Alimony And Spousal Support In Georgia

Upholding Your Financial Security

Many people have misconceptions about spousal support (also known as alimony). Especially among those who are required to pay it, it is often viewed as a financial punishment the court inflicts on one spouse. This is not true.

The real goal behind spousal support in Georgia is to allow the lower earning spouse to maintain a basic standard of living while moving toward self-sufficiency, if at all possible. The amount of compensation awarded depends on a wide variety of factors, including the higher earning spouse's ability to pay and the lower earning spouse's needs.

At The Siemon Law Firm, our family law attorneys can clearly explain your rights when it comes to spousal support and other divorce disputes. We will listen to your concerns, assess the likely outcome of each legal option, and forcefully represent your interests in litigation, mediation or negotiation.

If you believe you should receive alimony — or you think your spouse will seek an unjustified level of support — you need an experienced advocate who can counsel you on expectations and tell your story accurately, with an eye to the ultimate court decision if negotiations or mediation fails to resolve the issue. To schedule a consultation, call 770-884-7067. We're conveniently located, with offices in Alpharetta, Atlanta and Cumming, Georgia.

Georgia Alimony Awards Are Subjective, So Professional Representation Is Key

While Georgia has detailed guidelines in place for awarding child support, the state does not have a specific set of guidelines to calculate a dollar amount for spousal support. It is left up to the court's discretion, so making sure you have knowledgeable and dedicated legal advocacy is important. This is particularly true in high net worth divorce cases involving significant assets.

In addition to diligently, lucidly and strategically presenting the evidence on your behalf in initial spousal support negotiations, our lawyers can help you request a spousal support modification if you or your ex-spouse undergoes a significant change in circumstances. Examples may include long-term unemployment, retirement or the acquisition of a higher paying job.

You Have Rights And Remedies For Past-Due Alimony

A court order requiring spousal support after your divorce is not a guarantee that your ex-spouse will actually obey the order. However, there are steps you can take to obtain the payments you are entitled to receive.

Our justice system was developed to protect your rights and provide remedies when those rights are denied. If your spouse is not paying the court-ordered amount, we can take action. The more qualified and dedicated your lawyer is in building your case, the stronger your case will be when presented to the court.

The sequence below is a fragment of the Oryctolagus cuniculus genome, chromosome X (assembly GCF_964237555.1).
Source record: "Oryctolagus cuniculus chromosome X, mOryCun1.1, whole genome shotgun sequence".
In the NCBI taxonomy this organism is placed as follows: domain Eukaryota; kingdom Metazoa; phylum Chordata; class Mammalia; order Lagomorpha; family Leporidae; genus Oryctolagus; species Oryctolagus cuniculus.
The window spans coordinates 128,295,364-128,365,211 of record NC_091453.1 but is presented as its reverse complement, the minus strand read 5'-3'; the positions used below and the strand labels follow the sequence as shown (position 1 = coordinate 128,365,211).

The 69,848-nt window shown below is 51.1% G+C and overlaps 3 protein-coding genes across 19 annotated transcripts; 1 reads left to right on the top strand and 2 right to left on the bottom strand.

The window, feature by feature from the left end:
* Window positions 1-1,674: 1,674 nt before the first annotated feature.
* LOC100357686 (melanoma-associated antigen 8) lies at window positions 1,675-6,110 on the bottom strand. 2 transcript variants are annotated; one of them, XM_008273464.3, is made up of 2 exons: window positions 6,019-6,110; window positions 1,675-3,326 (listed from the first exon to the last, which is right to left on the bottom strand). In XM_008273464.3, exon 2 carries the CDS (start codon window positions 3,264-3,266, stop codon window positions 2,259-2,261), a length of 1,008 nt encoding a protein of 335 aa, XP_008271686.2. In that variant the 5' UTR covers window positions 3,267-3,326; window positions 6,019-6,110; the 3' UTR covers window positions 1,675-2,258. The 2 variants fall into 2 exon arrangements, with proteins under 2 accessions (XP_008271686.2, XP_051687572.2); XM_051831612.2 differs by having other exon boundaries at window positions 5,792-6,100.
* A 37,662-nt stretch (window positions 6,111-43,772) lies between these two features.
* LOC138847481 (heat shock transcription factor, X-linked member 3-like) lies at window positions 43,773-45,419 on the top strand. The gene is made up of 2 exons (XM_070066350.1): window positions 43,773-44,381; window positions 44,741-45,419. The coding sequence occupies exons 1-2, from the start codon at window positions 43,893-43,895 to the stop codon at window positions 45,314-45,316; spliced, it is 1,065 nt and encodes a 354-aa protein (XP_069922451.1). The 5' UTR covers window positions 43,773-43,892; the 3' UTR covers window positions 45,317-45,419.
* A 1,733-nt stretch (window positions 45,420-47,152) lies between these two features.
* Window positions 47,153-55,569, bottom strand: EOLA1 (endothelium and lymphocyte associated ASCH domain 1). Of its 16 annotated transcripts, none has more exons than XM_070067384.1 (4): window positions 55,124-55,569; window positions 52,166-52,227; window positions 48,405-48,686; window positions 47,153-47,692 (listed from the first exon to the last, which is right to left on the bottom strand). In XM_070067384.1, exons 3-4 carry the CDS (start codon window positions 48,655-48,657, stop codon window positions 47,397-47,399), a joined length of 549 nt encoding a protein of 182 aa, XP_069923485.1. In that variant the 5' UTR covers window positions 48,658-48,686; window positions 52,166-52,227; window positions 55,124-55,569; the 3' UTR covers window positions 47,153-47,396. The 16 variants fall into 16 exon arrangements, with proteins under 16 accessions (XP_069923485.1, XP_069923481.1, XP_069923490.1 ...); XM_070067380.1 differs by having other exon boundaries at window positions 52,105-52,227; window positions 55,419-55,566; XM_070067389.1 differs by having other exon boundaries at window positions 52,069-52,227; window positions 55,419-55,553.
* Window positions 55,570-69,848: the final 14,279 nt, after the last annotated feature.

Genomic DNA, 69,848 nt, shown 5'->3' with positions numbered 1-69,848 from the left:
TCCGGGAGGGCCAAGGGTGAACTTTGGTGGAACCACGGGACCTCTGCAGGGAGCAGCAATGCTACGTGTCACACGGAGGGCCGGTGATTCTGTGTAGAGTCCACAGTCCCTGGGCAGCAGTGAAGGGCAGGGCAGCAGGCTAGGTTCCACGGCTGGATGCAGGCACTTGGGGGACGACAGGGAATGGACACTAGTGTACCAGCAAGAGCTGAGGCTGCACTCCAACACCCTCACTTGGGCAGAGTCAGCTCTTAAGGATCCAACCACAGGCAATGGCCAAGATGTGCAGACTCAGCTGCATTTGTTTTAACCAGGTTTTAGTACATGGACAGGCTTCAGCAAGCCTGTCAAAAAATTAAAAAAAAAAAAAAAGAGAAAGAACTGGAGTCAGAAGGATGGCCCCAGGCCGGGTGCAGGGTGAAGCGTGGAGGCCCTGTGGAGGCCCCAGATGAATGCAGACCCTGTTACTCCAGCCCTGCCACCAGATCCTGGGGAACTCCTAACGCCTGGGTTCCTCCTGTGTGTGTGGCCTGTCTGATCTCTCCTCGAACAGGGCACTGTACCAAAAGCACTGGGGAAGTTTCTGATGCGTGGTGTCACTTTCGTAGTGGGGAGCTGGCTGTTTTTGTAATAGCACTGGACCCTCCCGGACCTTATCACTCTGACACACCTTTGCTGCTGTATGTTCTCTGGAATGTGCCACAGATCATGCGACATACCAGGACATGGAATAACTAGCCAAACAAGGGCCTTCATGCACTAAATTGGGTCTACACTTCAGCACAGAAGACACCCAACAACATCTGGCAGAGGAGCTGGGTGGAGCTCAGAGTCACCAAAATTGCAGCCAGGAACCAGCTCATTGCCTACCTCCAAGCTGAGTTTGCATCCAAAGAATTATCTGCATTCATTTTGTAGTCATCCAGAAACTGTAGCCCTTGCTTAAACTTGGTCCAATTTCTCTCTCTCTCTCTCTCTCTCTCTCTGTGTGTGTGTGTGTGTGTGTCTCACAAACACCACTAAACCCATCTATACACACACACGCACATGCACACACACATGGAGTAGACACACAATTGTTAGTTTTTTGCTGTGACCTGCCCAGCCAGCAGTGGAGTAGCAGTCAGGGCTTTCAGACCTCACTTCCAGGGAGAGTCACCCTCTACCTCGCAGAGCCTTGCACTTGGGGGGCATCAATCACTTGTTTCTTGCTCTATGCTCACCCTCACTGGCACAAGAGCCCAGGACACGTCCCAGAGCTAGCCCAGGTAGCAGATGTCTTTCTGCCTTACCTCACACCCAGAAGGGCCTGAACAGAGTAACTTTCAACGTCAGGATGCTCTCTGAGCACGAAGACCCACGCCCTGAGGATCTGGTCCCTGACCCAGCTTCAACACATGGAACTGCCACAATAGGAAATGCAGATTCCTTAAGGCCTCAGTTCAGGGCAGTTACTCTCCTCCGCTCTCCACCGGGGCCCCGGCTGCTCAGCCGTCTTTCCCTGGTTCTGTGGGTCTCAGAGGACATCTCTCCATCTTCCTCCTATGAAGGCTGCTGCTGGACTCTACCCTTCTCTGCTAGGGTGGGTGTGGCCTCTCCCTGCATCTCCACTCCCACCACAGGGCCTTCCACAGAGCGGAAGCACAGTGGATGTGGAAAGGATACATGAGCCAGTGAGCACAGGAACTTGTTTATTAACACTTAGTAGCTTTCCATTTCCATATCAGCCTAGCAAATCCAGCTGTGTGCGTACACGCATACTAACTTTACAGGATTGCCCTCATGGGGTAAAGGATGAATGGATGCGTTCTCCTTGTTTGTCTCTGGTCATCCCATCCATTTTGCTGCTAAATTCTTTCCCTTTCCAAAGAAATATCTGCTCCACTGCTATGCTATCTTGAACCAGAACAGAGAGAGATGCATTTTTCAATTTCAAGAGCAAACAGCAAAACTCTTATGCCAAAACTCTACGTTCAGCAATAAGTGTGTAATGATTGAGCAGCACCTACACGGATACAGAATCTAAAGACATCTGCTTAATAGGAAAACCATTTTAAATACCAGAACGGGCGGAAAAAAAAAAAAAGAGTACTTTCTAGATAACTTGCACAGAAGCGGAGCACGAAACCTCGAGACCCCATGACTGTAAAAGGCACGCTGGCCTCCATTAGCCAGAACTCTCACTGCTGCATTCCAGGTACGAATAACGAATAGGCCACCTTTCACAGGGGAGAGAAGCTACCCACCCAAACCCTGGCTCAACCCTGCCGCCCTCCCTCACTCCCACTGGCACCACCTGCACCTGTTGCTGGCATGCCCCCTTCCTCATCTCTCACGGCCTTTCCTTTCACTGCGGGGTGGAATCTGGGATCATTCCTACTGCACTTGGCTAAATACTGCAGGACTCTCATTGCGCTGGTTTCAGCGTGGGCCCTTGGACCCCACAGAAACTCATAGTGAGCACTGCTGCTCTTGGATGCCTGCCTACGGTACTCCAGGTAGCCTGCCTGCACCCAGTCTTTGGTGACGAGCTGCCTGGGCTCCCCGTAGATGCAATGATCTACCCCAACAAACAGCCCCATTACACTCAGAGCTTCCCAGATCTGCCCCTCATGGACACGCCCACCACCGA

How Can I Obtain Past-Due Spousal Support?

If your spouse is willfully not paying you the support he or she owes, you can file a contempt action with the family law court. This empowers the court to enforce the order. Your spouse can be ordered to pay the money and jailed if he or she does not comply.

If your spouse can prove that he or she does not have the money to pay alimony, then the violation of the court order would not be willful and your spouse would not be guilty of contempt. However, even if your spouse is not in contempt, you can still get a judgment against your spouse for the amount that he or she is in arrears that can be used to collect the money at a later date when the defendant's financial situation improves.

Making Changes To Alimony Contracts In Georgia

There are many misunderstandings about whether alimony can be changed after divorce. The answer depends on the type of alimony you are paying (or receiving) and the language in your alimony order. Our attorneys understand the law and can help you seek alimony modifications when it is legal to do so.

When Can Alimony Be Changed?

Alimony can be paid in a lump sum or as periodic payments in Georgia. If alimony has been paid in a lump sum, it is not modifiable. However, if alimony is paid in periodic payments, it may be modifiable, depending on the order.

The two parties in a divorce can contract to make periodic alimony (also known as spousal support in Georgia) modifiable or not modifiable. If alimony is modifiable, it can be changed if the financial circumstances of the payer or recipient have changed dramatically. For example:

  • If the income of the payer increases or decreases dramatically, alimony can be increased or decreased accordingly.
  • If the financial needs of the recipient increase, then alimony can be increased.
  • If the financial needs of the recipient decrease, then alimony can be reduced.

When Can Alimony Payments End?

The order to pay alimony will usually specify when alimony payments end. For example, the order may say that payments may end after five years. Alimony will also end if the recipient remarries or has a meretricious relationship. To have a meretricious relationship means to cohabitate in the nature of a marriage without the legal status.

Call The Siemon Law Firm For A Confidential Consultation

Gain a realistic picture of what kind of spousal support award you may be able to pursue or defend against by consulting our experienced divorce lawyers today. Simply call The Siemon Law Firm at 770-884-7067 or send us an email to schedule a confidential meeting with an attorney.